New Jersey First to Publicly Fund Embryonic Stem Cell Research

Bioethics   |   Steven Ertelt   |   Jun 29, 2004   |   9:00AM   |   WASHINGTON, DC

New Jersey First to Publicly Fund Embryonic Stem Cell Research

by Paul Nowak Staff Writer
June 29, 2004

Trenton, NJ ( — New Jersey has become the first state to use taxpayer dollars to fund human cloning for research purposes.

Last week, Governor Jim McGreevey added $3 million to the state budget to fund embryonic stem cell research, only a day before the budget was supposed to be put to a vote.

Rutgers University and the University of Medicine and Dentistry of New Jersey each contributed another $1 million from their leftover funding from the previous year, bringing the total taxpayer funds used in the destructive research on human life to $11.5 million.

The state legislature approved the budget on Friday.

Marie Tasy, Public & Legislative Affairs Director for New Jersey Right to Life, called the move "reprehensible," and said it was part of a "blitzkrieg campaign" of McGreevey’s administration "to covertly and hastily rush bills through to cater to special interests while keeping the public in the dark."

Tasy told that throughout the legislative process to pass a bill supporting embryonic stem cell research, McGreevey stressed that the bill did not authorize public funding for this research.

"McGreevey is forcing this unethical research down the throats of the taxpayers even though they disapprove of the funding," noted Tasy, citing a March 2004 Quinnipiac Poll that showed 48 percent of NJ citizens do not want their tax dollars used to fund embryonic stem cell research.

While California also passed legislation encouraging stem cell research on human embryos, California voters will ultimately decide whether their money is used to fund the research.

"Funding this center is an outrageous breach of the public trust," said Tasy. "It will impede progress that has already been made through the most promising avenues of research — adult stem cell research — and divert valuable resources away from this only effective means of providing cures for human illness and disease."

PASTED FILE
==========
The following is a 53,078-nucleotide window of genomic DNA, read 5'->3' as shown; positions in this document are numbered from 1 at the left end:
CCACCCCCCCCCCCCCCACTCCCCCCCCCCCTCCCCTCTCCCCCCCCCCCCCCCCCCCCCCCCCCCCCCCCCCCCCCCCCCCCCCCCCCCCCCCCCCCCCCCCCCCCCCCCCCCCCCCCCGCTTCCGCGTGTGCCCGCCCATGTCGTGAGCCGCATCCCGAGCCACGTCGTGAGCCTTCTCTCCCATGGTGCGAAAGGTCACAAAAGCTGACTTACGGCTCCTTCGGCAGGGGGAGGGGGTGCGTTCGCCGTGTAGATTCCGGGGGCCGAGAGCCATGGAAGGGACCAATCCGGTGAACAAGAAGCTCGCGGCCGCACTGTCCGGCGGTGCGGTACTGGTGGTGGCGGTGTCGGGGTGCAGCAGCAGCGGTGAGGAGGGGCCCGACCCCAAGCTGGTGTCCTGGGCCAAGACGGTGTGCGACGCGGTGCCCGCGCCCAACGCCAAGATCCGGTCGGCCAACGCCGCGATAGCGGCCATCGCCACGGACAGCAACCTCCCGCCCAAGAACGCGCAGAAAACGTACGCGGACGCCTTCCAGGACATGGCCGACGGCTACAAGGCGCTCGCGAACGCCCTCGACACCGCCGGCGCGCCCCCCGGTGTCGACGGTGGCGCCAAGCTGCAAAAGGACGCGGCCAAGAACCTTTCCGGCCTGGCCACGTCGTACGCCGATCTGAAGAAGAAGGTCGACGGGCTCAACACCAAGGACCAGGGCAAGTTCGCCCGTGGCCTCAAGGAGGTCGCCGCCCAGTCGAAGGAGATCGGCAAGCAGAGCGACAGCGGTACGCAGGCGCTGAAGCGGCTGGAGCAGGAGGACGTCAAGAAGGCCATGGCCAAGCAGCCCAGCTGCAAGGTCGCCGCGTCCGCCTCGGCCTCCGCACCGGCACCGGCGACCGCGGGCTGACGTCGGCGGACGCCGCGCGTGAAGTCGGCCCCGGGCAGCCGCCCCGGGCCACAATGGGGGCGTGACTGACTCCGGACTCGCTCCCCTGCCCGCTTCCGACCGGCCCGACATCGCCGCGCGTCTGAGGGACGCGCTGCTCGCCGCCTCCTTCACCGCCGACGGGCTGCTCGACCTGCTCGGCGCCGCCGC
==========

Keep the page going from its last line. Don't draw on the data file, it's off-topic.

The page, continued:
To date, no medical advances have been made using embryonic stem cells, and the few stem cell lines created from embryonic research have proven useless. All medical advances using stem cells came from adult stem cells, which can be collected from sources such as umbilical cord blood without destroying human life.

Pro-life groups have long supported the goals of stem cell research, but say that more ethical alternatives are available and that one life shouldn’t be taken to advance another person’s life.

"Proponents continue to shamefully mislead individuals suffering with illness and disease by making false and unsubstantiated claims about human embryonic stem cells," Tasy explained. "Unlike adult stem cells which are curing people, embryonic stem cells have never been used successfully in clinical trials in humans and carry significant risks, including immune rejection and tumor formation."

In August 2001, President Bush signed an executive order prohibiting federal funding of any new embryonic stem cell research.

Related web sites:
New Jersey Right to Life –